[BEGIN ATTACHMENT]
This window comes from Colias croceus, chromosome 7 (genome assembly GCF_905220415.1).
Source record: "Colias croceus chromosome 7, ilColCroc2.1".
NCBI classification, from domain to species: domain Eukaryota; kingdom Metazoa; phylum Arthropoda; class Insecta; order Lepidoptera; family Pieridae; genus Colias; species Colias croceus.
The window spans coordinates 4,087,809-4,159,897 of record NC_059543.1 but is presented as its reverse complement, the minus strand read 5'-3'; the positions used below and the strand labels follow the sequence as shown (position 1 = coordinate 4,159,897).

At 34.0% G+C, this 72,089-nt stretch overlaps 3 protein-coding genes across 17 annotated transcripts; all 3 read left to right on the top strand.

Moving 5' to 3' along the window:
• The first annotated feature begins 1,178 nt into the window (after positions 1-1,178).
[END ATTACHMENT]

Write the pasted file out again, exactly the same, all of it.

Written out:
This window comes from Colias croceus, chromosome 7 (genome assembly GCF_905220415.1).
Source record: "Colias croceus chromosome 7, ilColCroc2.1".
NCBI classification, from domain to species: domain Eukaryota; kingdom Metazoa; phylum Arthropoda; class Insecta; order Lepidoptera; family Pieridae; genus Colias; species Colias croceus.
The window spans coordinates 4,087,809-4,159,897 of record NC_059543.1 but is presented as its reverse complement, the minus strand read 5'-3'; the positions used below and the strand labels follow the sequence as shown (position 1 = coordinate 4,159,897).

At 34.0% G+C, this 72,089-nt stretch overlaps 3 protein-coding genes across 17 annotated transcripts; all 3 read left to right on the top strand.

Moving 5' to 3' along the window:
• The first annotated feature begins 1,178 nt into the window (after positions 1-1,178).